Review: Love and Saffron by Kim Fay

Review: Love and Saffron by Kim FayLove & Saffron: A Novel of Friendship, Food, and Love by Kim Fay
Format: ebook
Source: purchased from Amazon
Formats available: hardcover, large print, paperback, ebook, audiobook
Genres: foodie fiction, historical fiction, relationship fiction, women's fiction
Pages: 208
Published by G.P. Putnam's Sons on February 8, 2022
Purchasing Info: Author's WebsitePublisher's WebsiteAmazonBarnes & NobleKoboBook DepositoryBookshop.org
Goodreads


The #1 Indie Next Pick, in the vein of the classic 84, Charing Cross Road and Meet Me at the Museum, this witty and tender novel follows two women in 1960s America as they discover that food really does connect us all, and that friendship and laughter are the best medicine.

When twenty-seven-year-old Joan Bergstrom sends a fan letter--as well as a gift of saffron--to fifty-nine-year-old Imogen Fortier, a life-changing friendship begins. Joan lives in Los Angeles and is just starting out as a writer for the newspaper food pages. Imogen lives on Camano Island outside Seattle, writing a monthly column for a Pacific Northwest magazine, and while she can hunt elk and dig for clams, she's never tasted fresh garlic--exotic fare in the Northwest of the sixties. As the two women commune through their letters, they build a closeness that sustains them through the Cuban Missile Crisis, the assassination of President Kennedy, and the unexpected in their own lives.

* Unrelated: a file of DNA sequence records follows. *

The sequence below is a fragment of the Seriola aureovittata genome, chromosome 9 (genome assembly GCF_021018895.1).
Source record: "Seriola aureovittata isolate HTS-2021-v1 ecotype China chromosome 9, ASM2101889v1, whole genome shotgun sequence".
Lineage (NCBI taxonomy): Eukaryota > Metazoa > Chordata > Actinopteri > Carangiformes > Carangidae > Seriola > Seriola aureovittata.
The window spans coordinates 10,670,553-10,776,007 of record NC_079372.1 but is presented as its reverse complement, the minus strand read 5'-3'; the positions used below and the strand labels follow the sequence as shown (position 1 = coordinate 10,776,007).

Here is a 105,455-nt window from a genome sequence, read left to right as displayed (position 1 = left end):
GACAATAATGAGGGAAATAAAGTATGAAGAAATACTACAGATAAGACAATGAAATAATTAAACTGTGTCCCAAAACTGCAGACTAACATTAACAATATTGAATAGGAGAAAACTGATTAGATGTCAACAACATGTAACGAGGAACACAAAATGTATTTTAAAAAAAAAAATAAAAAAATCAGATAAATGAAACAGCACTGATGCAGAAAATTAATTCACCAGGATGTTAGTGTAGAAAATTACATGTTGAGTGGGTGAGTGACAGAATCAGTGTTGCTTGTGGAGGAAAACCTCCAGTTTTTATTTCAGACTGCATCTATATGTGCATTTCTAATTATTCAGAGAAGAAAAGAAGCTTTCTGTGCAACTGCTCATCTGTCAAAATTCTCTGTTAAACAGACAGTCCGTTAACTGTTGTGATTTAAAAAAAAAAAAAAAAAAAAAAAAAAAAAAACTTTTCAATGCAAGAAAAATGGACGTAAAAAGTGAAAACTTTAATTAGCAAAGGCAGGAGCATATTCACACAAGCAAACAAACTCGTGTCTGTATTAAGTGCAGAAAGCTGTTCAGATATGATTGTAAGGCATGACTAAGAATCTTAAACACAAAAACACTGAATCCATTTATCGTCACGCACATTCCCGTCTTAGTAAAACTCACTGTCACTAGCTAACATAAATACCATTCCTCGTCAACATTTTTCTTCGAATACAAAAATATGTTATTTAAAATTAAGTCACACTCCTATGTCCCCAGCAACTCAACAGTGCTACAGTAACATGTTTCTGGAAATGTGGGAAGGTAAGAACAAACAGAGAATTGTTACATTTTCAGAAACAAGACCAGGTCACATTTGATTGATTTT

Food and a good life--they can't be separated. It is a discovery the women share, not only with each other, but with the men in their lives. Because of her correspondence with Joan, Imogen's decades-long marriage blossoms into something new and exciting, and in turn, Joan learns that true love does not always come in the form we expect it to. Into this beautiful, intimate world comes the ultimate test of Joan and Imogen's friendship--a test that summons their unconditional trust in each other.
A brief respite from our chaotic world, Love & Saffron is a gem of a novel, a reminder that food and friendship are the antidote to most any heartache, and that human connection will always be worth creating.

My Review:

It’s 1962 and the world is about to change. Neither Joan Bergstrom in LA nor Imogen Fortier on Camano Island (in Puget Sound outside Seattle) have any foreknowledge of what the 60s are going to bring, either to the country or to themselves.

They are both writers, and their correspondence begins when 27-year-old Joan writes a fan letter to 59-year-old Imogen about Imogen’s monthly column in a Seattle-based lifestyle magazine, Northwest Home & Life. Imogen is kind of who and what Joan wants to be when she grows up. Joan is Imogen’s chance to help, befriend, advise and share her soul with a woman living on the cusp of change.